include special admission to
fourth floor Widow's Walk
panoramic view of area, holi-
day music, campfire, punch
and cookies, wine and beer
available and Kris Kringle Gift
Shop. For more information,
call (386) 256-4810.
*Irish-American Club: The
Irish-American Club of Greater
Daytona will meet at noon at
the Fraternal Order of Eagles
Club, 5130 S. Ridgewood Ave.,
Port Orange. Lunch will be
available. Prospective mem-
bers are welcome. There will
be Irish music and dancing.
Reservations are required. For
more information or to make a
reservation, call (386) 788-
See OUT, B7


Religion News


Overcoming hardship
explored

Practical solutions for
overcoming hardship will be
discussed at Lifetree Cafe at
9:30 a.m. Sunday, Dec. 15,
and 6:15 p.m. Wednesday,
Dec. 18, at 142 FairviewAve.,
Daytona Beach.
The program, "Overcom-
ing Hardship: A Father and
Son Beat the Odds," features
a film of Patrick Henry
Hughes and his father. The
younger Hughes was born
without eyes or the ability to
extend his limbs. Though in
a wheelchair, Hughes per-
formed in the University of
Louisville marching band,


his father pushing his
wheelchair through every
practice and performance.
Admission to the 60-
minute event is free. Snacks
and beverages are available.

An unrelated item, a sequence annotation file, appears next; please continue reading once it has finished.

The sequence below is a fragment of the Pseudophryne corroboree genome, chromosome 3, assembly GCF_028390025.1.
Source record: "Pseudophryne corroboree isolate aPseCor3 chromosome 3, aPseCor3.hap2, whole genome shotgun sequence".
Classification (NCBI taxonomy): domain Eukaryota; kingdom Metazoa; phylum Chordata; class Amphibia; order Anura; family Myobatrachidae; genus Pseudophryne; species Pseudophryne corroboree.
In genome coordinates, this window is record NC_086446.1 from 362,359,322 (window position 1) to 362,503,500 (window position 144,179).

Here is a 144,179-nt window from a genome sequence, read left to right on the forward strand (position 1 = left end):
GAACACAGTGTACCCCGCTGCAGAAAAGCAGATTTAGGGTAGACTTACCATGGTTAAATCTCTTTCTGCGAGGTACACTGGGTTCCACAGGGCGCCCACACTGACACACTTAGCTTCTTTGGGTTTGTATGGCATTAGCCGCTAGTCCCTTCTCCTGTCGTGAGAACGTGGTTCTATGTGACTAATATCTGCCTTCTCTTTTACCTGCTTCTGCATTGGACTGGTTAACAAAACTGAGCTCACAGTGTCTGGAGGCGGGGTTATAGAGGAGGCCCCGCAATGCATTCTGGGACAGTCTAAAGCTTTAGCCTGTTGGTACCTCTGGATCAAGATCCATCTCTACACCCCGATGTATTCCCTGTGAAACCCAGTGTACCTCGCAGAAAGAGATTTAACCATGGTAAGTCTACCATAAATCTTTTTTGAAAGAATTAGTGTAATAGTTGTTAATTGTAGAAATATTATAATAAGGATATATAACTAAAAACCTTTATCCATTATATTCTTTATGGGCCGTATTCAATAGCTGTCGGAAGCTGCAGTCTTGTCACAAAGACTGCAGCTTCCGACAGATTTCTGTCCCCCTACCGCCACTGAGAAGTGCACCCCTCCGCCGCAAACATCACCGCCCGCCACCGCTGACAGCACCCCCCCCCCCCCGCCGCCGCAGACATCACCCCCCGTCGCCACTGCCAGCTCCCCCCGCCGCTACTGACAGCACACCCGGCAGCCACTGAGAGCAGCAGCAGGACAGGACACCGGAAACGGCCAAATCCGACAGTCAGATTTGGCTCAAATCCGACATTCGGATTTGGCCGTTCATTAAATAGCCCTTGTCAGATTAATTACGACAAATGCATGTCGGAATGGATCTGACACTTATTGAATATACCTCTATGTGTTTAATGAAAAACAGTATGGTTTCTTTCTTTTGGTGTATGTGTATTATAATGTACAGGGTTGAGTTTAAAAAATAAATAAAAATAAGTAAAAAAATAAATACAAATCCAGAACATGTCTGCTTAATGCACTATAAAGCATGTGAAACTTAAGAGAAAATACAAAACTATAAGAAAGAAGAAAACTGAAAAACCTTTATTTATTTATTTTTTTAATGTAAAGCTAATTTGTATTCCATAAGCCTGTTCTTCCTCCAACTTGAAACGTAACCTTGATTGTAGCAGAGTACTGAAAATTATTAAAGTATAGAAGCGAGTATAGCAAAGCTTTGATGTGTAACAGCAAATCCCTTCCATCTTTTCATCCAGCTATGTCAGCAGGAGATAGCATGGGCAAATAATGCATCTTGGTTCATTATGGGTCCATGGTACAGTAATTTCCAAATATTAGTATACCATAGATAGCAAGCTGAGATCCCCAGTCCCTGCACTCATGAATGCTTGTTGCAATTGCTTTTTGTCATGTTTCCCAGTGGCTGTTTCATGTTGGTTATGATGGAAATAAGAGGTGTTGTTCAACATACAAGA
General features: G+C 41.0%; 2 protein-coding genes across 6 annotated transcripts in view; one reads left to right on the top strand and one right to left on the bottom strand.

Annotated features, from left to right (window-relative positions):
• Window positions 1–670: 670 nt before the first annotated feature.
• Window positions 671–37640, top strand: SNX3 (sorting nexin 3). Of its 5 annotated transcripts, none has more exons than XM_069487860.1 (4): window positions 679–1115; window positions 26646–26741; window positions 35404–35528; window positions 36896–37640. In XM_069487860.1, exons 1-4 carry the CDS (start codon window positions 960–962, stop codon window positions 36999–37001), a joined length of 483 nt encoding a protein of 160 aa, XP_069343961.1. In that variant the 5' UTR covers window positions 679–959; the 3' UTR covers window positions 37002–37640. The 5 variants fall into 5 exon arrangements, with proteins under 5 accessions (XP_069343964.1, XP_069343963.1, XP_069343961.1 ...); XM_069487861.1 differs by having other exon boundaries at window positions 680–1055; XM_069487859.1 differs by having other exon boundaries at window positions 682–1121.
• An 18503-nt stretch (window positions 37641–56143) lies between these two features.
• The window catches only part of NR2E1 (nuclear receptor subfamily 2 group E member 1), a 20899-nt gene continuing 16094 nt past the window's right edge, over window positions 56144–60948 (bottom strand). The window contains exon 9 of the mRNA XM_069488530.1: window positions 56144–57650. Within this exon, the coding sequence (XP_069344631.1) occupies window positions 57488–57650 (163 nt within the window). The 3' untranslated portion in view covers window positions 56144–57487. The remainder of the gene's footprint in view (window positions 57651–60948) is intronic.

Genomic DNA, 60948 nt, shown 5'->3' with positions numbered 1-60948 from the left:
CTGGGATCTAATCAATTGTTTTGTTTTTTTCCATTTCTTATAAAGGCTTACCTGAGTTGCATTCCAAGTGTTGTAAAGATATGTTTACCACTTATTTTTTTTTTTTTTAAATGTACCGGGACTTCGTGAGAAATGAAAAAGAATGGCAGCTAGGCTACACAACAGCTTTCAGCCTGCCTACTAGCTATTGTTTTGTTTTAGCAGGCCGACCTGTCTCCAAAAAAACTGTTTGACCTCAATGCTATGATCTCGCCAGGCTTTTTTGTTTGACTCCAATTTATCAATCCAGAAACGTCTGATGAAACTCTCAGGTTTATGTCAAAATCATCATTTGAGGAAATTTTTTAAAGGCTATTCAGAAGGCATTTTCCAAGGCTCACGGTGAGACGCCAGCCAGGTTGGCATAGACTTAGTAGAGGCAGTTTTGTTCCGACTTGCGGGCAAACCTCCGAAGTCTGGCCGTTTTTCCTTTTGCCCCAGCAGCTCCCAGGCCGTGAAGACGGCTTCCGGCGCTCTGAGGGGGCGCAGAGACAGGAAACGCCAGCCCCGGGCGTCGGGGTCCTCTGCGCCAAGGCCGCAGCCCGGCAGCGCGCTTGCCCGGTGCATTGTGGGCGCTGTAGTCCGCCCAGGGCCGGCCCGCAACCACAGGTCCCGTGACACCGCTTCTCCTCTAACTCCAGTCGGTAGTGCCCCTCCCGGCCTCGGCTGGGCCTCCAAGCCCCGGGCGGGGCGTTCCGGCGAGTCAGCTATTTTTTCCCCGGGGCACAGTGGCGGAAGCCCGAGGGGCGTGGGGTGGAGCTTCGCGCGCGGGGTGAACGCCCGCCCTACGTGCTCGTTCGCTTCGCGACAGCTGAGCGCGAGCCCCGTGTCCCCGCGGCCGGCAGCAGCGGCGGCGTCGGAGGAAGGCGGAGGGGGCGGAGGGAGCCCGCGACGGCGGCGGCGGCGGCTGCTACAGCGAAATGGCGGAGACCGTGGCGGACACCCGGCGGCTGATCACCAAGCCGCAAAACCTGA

Lifetree Cafe is a place
where people gather for
conversation on life and
faith in a casual coffee-
house-type setting.
For more information, call
Sylvia Meincke at (386) 451-
5223 or fmeincke@cfl.rr.com.

Center hosts 'A Ray of
Hope from God's
Promises'

Christian Healing Center


will host "A Ray of Hope
from God's Promises" at 6:30
p.m. Friday, Dec. 13, at
Church of the Holy Child
Church, 1225 W Granada
Blvd., Ormond Beach.
The Christian Healing
Center is now a part of the
international Christ Healing
Centers, based in San Anto-
nio. CHC's goal is to have
1,000 healing centers within
the next few years. The local
center is at 1028 N. U.S. 1 in
Ormond Beach.
The center is open from 1
to 7 p.m. Tuesday and
Thursday. Private appoint-
ment can be scheduled by
calling (386) 679-9239, or
visit christhealsus.com.


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B6 Ormond Beach/Daytona Beach/Holly Hill


Friday, December 13,2013


Hometown News


IMPLAWDENTISTRY


COSMETIC DENTISTRY


WHITENING



EMERGENCY CARE







Friday, December 13, 2013 www.H hometown NewsOL.com Ormond Beach/Daytona Beach/Holly Hill Bi


BAMFest features books, art and music


For Hometown News
newsdy@hometownnewsol.com
BAMFest, Books, Art and
Music Festival will be from
9 a.m. to 5 p.m. Saturday,
Dec. 14, at Our Lady of
Lourdes Church, 201 Uni-
versity Blvd., Daytona
Beach.
Four publishers are
involved: Dr. Mary Cus-
tureri of Taylor and Seale
Publishing; Dr. David Axel-
rod of Writers Ink Press,
William Cummins of
Celebrity Authors and Dr.
Michelle Thompson of
Pandemonium Press.
The goal of BAMfest is to
sponsor awareness of the
talent in this area.
Of the 30 writers sched-
uled to appear, at least 10
have been award winners.
Some are widely read and
one has books that have
become children's classics.
Just a sampling of the
talent at BAMfest is Dan
Walsh with nine popular
novels; Janet Bishop,
whose children's book has
become a classic translat-
ed in different languages;




Out
From page B6
1588.
THURSDAY, Dec. 19
*Holidays at The Case-
ments: An open house and
social will be at The Case-
ments at 6 p.m., which will be
followed by a holiday music